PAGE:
The future looks dim, or are those just the students?

iTunes U Proves Better than Going to Class
Sarah Perez

Skip the lecture, download the podcast. That's probably not what university professors tell their students, but perhaps they should. New psychological research conducted by Dani McKinney, a psychologist at the State University of New York in Fredonia, shows that students who only listened to podcasts of lectures achieved substantially higher exam results than those who attended class in person.

To find out how much students can learn from a podcast, McKinney's team created one for a lecture from an introductory psychology course. The podcast contained both audio and video of the slides used in class.

Half the students (32 of 64) skipped the class and listened to the podcast only. The other half attended in person, where they also received a printed handout. A week later, the students were tested on the material.

Podcast Listeners Did Better
The students who downloaded the podcast alone averaged a C (71 out of 100) but those who attended class averaged a D. And those who listened to the podcast and took notes did even better - their average was 77.

Before university classrooms empty out, it's important to note that this is only preliminary research. McKinney's study involved only a single lecture. Also, motivation may have come into play as well. Her experiment didn't count for class credit, so students were encouraged to participate with iTunes gift cards. The high scorer from each group was awarded a $15 gift certificate for use in the online store.

McKinney now plans to further study podcasts in the classroom over the course of an entire semester, instead of just one class. She wonders if students might find podcasts more useful early on in a class, when the material is still new. Still, McKinney is a big believer in the power of technology and its impact on education. "I do think it's a tool," she says. "I think that these kids are programmed differently than kids 20 years ago."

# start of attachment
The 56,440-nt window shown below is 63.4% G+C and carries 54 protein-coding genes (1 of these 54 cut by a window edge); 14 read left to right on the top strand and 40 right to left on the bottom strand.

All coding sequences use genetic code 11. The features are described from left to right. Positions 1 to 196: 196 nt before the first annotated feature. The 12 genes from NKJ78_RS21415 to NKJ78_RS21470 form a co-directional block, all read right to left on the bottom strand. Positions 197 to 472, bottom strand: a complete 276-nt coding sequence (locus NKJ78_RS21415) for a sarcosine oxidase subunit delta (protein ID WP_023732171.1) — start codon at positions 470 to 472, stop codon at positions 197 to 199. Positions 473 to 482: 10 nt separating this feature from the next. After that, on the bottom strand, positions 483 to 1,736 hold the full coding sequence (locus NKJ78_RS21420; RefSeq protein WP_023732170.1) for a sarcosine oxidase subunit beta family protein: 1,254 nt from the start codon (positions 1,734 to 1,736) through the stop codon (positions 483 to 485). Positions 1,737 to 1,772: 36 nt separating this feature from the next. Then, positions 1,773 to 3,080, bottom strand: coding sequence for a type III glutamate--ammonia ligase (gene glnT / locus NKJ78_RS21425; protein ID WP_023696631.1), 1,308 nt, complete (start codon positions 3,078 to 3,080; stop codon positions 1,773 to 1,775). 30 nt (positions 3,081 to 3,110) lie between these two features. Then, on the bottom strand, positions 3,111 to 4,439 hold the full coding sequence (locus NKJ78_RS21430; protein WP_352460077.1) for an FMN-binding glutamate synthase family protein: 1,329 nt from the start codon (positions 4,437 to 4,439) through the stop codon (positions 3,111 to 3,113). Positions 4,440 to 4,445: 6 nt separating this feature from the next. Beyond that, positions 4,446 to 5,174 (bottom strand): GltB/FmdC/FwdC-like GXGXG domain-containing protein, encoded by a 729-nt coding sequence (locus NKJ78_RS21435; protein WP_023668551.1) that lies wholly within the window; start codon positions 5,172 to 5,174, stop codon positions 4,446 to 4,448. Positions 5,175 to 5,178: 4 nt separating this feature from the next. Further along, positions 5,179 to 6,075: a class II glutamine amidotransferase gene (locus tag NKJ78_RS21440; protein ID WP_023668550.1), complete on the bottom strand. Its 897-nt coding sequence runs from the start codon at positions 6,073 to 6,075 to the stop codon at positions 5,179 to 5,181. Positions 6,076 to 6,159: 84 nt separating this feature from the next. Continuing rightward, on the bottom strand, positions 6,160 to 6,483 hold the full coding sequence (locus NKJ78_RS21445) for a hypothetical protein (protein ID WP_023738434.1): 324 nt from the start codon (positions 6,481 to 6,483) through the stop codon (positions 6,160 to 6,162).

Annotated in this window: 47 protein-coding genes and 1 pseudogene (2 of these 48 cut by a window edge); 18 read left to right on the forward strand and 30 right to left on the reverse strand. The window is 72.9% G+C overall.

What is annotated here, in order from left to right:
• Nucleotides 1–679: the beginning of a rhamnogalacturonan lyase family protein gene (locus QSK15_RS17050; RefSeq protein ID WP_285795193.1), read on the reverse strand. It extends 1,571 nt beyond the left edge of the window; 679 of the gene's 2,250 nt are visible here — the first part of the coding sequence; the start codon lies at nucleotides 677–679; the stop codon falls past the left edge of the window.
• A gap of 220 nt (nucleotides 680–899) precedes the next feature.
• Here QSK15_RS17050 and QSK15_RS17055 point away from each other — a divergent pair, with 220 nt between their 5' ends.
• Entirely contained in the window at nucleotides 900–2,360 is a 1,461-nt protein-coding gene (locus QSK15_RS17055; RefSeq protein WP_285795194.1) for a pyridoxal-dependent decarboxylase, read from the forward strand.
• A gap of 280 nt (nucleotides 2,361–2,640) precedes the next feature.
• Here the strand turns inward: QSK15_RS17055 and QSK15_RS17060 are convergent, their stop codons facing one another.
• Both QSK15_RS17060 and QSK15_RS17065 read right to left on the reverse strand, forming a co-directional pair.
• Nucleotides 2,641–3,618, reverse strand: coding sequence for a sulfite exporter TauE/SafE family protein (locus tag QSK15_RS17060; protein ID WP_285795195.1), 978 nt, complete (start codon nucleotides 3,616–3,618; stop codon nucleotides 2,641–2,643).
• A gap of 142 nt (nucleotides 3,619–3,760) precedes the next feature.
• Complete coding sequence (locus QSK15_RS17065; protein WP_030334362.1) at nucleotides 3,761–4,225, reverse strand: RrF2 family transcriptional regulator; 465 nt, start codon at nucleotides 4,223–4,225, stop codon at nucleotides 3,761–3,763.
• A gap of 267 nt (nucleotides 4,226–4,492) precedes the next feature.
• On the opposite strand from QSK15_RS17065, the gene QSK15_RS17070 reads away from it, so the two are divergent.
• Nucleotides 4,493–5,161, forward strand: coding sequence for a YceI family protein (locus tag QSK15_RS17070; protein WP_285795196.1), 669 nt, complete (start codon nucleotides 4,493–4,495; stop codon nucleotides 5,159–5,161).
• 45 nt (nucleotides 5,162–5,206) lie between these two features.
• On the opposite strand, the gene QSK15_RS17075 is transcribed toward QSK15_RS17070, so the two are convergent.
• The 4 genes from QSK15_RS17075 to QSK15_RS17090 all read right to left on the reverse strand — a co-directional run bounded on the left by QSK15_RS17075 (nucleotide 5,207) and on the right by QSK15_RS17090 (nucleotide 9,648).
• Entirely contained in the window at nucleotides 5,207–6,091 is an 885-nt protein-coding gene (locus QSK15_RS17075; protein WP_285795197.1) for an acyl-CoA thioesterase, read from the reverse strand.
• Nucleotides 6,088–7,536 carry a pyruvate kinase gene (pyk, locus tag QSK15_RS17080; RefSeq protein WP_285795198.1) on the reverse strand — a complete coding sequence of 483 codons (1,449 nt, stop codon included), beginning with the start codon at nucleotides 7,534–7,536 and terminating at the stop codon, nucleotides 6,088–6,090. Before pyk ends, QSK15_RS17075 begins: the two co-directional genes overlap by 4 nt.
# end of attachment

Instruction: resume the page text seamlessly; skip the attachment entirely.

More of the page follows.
More facilitation of the dumbing-down of an entire generation masquerading as empirical research. I think the real story here is that after being provided with detailed audio and visual recordings of entire lectures and bribed with iTunes credit, students in this 'study' - who didn't have to take a single note by hand - topped out at a C average. Students who showed up and were given written materials to take away managed a stunningly unimpressive D average.

I'm not even going to ask who McKinney thinks "programmed" "these kids". The answer might be just the catalyst I need to give up hope ... on everything.

Perhaps the fact that the students are referred to as both children and brainless, lifeless entities subject to manipulation is indicative of a toxicity endemic to an education system which needs to employ bribery and trendy gadgetry to achieve barely passing grades. I have no doubt that a good podcast, which, after all, can be listened to/watched, reviewed, paused, saved and shared, can supplement a learning experience to beneficial ends. Taking notes in conjunction with audiovisual input should jump scores even more drastically. Above all, being able to discuss and question (whether in person or via email, chat, webcam, etc) the material with the original author or speaker is also invaluable. Few educators disagree that as many tools of learning as are available should always be used together to enhance the experience for all involved. My impression is that this 'study' started from a position of low expectations to justify already falling standards in higher education. In the end, you only get what you give.

Perhaps a better experiment would be to provide podcasts to students in advance of a lecture or seminar, so that the time in contact with the lecturer can be better spent engaged in discussion and debate, rather than the recounting of a PowerPoint presentation. However, this would require that all students read/listen to the material in advance, make notes, willingly participate, think independently, and accept their lecturers and tutors as guides on the academic journey, rather than glorified notetakers. There's always a catch!


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